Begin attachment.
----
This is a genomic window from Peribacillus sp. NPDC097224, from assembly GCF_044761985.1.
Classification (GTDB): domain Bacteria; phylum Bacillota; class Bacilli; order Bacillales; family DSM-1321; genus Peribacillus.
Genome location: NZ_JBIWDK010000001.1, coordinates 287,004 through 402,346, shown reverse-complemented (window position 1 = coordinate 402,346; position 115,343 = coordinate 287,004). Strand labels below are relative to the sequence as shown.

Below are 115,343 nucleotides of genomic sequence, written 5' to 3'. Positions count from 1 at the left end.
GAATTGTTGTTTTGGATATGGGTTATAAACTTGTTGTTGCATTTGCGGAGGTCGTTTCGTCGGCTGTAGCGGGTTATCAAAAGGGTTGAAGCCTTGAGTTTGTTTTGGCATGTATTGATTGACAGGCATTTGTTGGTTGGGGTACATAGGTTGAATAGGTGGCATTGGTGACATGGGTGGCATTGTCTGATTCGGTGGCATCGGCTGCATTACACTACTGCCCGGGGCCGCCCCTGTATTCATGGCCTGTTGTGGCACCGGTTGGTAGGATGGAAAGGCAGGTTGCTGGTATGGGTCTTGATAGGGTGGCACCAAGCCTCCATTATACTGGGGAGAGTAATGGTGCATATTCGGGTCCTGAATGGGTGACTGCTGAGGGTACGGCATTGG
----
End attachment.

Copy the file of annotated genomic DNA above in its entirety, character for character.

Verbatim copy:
This is a genomic window from Peribacillus sp. NPDC097224, from assembly GCF_044761985.1.
Classification (GTDB): domain Bacteria; phylum Bacillota; class Bacilli; order Bacillales; family DSM-1321; genus Peribacillus.
Genome location: NZ_JBIWDK010000001.1, coordinates 287,004 through 402,346, shown reverse-complemented (window position 1 = coordinate 402,346; position 115,343 = coordinate 287,004). Strand labels below are relative to the sequence as shown.

Below are 115,343 nucleotides of genomic sequence, written 5' to 3'. Positions count from 1 at the left end.
GAATTGTTGTTTTGGATATGGGTTATAAACTTGTTGTTGCATTTGCGGAGGTCGTTTCGTCGGCTGTAGCGGGTTATCAAAAGGGTTGAAGCCTTGAGTTTGTTTTGGCATGTATTGATTGACAGGCATTTGTTGGTTGGGGTACATAGGTTGAATAGGTGGCATTGGTGACATGGGTGGCATTGTCTGATTCGGTGGCATCGGCTGCATTACACTACTGCCCGGGGCCGCCCCTGTATTCATGGCCTGTTGTGGCACCGGTTGGTAGGATGGAAAGGCAGGTTGCTGGTATGGGTCTTGATAGGGTGGCACCAAGCCTCCATTATACTGGGGAGAGTAATGGTGCATATTCGGGTCCTGAATGGGTGACTGCTGAGGGTACGGCATTGG